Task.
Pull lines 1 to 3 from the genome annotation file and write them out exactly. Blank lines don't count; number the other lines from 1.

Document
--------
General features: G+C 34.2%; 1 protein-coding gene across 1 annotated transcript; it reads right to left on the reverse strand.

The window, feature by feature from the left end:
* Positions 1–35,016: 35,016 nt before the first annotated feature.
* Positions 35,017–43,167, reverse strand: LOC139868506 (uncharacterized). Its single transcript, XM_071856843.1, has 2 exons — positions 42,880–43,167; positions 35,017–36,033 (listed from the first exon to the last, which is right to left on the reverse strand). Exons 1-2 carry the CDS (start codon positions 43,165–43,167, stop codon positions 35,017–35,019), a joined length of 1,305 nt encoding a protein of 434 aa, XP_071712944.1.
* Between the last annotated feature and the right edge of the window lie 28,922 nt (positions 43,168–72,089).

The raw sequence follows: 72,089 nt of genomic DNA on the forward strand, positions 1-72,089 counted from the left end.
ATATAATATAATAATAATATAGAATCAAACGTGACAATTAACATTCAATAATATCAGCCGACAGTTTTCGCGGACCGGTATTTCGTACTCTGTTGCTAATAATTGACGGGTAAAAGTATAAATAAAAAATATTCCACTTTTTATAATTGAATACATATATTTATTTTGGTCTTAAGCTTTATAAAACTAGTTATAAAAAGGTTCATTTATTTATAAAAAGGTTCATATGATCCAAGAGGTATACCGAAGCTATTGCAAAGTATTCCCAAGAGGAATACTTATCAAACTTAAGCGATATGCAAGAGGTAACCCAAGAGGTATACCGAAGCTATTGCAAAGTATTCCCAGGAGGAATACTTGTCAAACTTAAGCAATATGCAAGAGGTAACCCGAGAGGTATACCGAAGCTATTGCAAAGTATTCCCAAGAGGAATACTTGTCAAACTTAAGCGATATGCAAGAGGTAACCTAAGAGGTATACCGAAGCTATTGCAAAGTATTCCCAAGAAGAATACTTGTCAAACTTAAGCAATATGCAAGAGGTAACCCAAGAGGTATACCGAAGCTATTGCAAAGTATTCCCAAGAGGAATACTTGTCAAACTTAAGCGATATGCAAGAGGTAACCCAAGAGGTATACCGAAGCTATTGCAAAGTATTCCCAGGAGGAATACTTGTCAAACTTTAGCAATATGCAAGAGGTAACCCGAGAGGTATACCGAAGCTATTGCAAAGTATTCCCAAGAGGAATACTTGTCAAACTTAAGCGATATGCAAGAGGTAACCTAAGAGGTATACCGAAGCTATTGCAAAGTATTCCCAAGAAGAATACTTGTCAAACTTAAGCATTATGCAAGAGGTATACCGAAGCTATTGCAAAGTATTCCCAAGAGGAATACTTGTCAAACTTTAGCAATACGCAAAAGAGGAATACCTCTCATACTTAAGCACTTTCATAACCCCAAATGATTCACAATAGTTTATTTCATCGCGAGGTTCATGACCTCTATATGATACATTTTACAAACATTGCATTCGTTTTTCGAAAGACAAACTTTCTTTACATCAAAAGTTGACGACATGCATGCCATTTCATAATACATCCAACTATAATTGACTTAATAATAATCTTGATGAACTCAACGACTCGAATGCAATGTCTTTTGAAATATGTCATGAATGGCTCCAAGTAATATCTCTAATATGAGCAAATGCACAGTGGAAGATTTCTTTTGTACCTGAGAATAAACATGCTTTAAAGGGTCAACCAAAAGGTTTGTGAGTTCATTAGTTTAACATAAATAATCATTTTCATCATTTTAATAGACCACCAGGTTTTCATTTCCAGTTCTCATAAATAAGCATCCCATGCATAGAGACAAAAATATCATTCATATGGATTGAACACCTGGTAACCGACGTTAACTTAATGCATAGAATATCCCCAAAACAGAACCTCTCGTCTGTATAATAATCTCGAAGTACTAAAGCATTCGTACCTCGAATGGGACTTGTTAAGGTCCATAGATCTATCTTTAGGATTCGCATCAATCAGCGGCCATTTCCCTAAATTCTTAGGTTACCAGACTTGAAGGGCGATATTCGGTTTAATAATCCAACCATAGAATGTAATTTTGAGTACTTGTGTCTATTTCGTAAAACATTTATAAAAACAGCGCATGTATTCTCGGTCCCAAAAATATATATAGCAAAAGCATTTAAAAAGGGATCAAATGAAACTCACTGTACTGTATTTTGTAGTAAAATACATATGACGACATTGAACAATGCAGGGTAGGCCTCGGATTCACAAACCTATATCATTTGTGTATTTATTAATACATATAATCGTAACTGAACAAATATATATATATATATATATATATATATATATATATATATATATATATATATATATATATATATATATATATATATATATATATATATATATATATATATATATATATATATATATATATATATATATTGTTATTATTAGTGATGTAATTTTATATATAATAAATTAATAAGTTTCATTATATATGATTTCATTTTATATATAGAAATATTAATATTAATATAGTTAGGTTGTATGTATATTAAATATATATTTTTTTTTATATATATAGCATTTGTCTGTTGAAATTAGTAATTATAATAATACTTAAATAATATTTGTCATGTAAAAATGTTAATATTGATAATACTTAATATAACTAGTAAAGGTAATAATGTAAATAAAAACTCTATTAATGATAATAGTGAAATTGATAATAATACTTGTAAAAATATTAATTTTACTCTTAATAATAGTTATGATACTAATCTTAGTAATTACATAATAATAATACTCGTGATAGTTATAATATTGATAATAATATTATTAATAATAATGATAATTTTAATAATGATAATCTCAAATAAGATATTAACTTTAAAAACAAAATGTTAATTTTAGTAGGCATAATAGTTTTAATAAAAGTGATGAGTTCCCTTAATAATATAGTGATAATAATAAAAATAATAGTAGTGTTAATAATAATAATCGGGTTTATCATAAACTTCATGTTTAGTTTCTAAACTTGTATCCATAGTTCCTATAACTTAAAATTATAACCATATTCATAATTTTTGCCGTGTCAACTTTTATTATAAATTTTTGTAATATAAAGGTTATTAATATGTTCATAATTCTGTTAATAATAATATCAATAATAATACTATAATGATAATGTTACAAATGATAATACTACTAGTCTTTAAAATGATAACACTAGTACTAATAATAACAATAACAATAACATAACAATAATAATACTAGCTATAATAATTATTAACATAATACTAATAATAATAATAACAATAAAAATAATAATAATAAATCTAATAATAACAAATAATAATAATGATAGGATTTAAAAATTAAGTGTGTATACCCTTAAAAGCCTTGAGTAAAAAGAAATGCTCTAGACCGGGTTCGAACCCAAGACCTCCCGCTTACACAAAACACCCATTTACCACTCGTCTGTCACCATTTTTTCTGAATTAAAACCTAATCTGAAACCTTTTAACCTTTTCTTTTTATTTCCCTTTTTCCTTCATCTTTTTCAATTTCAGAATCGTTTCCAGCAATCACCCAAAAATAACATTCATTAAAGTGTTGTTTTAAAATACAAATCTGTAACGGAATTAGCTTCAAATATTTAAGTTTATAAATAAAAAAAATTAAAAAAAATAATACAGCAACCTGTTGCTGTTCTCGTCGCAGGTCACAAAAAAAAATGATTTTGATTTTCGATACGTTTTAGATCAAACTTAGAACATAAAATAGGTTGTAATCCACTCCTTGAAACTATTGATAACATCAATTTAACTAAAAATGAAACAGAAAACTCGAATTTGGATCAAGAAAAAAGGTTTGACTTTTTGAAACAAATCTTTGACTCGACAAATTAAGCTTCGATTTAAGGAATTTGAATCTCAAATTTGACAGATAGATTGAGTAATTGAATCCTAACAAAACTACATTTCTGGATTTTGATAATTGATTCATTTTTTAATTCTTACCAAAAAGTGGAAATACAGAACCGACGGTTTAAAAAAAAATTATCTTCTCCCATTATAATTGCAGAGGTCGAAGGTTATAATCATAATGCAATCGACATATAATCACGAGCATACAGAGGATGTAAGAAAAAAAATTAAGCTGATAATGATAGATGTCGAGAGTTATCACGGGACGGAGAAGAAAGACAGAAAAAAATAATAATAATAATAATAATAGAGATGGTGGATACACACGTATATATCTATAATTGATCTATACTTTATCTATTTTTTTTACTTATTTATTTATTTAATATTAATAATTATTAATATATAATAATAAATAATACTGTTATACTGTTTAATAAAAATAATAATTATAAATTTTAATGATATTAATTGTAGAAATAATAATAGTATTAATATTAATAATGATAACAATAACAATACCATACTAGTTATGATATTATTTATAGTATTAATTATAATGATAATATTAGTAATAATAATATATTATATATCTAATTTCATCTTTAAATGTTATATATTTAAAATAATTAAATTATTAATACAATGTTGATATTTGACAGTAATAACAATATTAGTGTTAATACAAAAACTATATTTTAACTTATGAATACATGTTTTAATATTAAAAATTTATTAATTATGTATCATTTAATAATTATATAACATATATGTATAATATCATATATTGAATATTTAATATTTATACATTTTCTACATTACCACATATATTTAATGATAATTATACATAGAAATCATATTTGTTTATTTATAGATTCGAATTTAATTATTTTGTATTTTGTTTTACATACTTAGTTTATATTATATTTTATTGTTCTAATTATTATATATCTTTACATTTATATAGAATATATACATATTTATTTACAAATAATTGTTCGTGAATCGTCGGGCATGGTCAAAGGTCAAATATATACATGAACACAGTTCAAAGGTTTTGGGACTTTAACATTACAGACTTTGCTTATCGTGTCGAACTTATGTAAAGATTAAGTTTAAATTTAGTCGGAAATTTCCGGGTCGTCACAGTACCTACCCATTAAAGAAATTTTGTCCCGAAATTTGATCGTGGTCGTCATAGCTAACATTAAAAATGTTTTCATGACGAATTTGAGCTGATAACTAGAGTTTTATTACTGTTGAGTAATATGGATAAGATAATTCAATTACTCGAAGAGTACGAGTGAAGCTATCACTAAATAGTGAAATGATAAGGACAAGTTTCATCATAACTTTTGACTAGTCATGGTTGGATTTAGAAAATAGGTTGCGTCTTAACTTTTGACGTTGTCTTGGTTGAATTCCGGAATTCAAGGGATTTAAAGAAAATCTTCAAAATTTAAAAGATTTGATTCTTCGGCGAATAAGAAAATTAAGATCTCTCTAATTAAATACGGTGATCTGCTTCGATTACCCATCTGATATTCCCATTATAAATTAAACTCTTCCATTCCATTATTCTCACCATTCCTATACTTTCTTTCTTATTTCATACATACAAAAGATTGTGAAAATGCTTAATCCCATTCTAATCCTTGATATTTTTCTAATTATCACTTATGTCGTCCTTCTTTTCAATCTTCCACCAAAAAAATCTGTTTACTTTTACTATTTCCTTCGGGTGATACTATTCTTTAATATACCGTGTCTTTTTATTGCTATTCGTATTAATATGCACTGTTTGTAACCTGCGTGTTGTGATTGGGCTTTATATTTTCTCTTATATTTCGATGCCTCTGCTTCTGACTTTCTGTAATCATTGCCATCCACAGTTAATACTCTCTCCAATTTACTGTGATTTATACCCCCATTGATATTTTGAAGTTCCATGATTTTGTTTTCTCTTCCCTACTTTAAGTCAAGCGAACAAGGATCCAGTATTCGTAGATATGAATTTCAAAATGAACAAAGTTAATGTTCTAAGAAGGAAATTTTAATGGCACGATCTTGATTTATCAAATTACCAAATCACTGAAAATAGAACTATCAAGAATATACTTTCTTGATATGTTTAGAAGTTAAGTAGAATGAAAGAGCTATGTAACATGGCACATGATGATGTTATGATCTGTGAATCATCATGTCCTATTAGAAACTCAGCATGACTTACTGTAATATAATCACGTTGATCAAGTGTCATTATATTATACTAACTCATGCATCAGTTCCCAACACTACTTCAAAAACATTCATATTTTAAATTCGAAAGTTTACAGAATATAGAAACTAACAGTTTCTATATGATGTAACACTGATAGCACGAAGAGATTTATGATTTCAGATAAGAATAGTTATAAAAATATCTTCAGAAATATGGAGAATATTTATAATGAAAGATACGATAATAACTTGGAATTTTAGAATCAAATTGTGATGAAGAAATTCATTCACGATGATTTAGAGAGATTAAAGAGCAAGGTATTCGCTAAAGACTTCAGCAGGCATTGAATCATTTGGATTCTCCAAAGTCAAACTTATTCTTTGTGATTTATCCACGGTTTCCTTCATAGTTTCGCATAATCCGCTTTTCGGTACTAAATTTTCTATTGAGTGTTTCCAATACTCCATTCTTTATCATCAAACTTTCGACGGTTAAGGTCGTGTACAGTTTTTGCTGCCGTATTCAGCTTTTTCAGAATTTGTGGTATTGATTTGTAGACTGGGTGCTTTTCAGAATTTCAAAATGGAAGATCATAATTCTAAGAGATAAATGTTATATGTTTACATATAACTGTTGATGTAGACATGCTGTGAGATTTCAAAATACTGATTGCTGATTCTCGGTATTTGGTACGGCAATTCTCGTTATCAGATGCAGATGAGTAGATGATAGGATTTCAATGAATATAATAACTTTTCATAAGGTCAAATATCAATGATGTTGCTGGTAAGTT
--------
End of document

General features: G+C 34.2%; 1 protein-coding gene across 1 annotated transcript; it reads right to left on the reverse strand.

The window, feature by feature from the left end:
* Positions 1–35,016: 35,016 nt before the first annotated feature.